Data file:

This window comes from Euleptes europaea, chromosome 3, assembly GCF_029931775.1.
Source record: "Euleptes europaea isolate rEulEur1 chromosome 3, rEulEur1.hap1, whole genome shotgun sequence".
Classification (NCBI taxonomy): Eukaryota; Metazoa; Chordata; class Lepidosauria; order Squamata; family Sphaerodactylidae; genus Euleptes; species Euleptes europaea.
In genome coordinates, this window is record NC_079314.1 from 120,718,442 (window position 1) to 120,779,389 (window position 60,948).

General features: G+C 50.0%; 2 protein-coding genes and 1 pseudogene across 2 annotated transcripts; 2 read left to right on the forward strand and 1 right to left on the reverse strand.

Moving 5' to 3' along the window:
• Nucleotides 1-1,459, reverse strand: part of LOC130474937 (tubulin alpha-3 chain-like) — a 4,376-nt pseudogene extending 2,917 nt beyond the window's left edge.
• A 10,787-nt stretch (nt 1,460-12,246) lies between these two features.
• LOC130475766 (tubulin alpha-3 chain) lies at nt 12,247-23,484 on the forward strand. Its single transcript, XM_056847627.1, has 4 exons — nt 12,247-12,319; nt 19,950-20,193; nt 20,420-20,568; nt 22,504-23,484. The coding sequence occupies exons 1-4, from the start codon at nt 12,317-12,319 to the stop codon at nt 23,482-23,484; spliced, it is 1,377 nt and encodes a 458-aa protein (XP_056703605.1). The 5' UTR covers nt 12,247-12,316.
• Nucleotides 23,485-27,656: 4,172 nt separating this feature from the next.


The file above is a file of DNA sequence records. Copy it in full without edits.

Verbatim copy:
This window comes from Euleptes europaea, chromosome 3, assembly GCF_029931775.1.
Source record: "Euleptes europaea isolate rEulEur1 chromosome 3, rEulEur1.hap1, whole genome shotgun sequence".
Classification (NCBI taxonomy): Eukaryota; Metazoa; Chordata; class Lepidosauria; order Squamata; family Sphaerodactylidae; genus Euleptes; species Euleptes europaea.
In genome coordinates, this window is record NC_079314.1 from 120,718,442 (window position 1) to 120,779,389 (window position 60,948).

General features: G+C 50.0%; 2 protein-coding genes and 1 pseudogene across 2 annotated transcripts; 2 read left to right on the forward strand and 1 right to left on the reverse strand.

Moving 5' to 3' along the window:
• Nucleotides 1-1,459, reverse strand: part of LOC130474937 (tubulin alpha-3 chain-like) — a 4,376-nt pseudogene extending 2,917 nt beyond the window's left edge.
• A 10,787-nt stretch (nt 1,460-12,246) lies between these two features.
• LOC130475766 (tubulin alpha-3 chain) lies at nt 12,247-23,484 on the forward strand. Its single transcript, XM_056847627.1, has 4 exons — nt 12,247-12,319; nt 19,950-20,193; nt 20,420-20,568; nt 22,504-23,484. The coding sequence occupies exons 1-4, from the start codon at nt 12,317-12,319 to the stop codon at nt 23,482-23,484; spliced, it is 1,377 nt and encodes a 458-aa protein (XP_056703605.1). The 5' UTR covers nt 12,247-12,316.
• Nucleotides 23,485-27,656: 4,172 nt separating this feature from the next.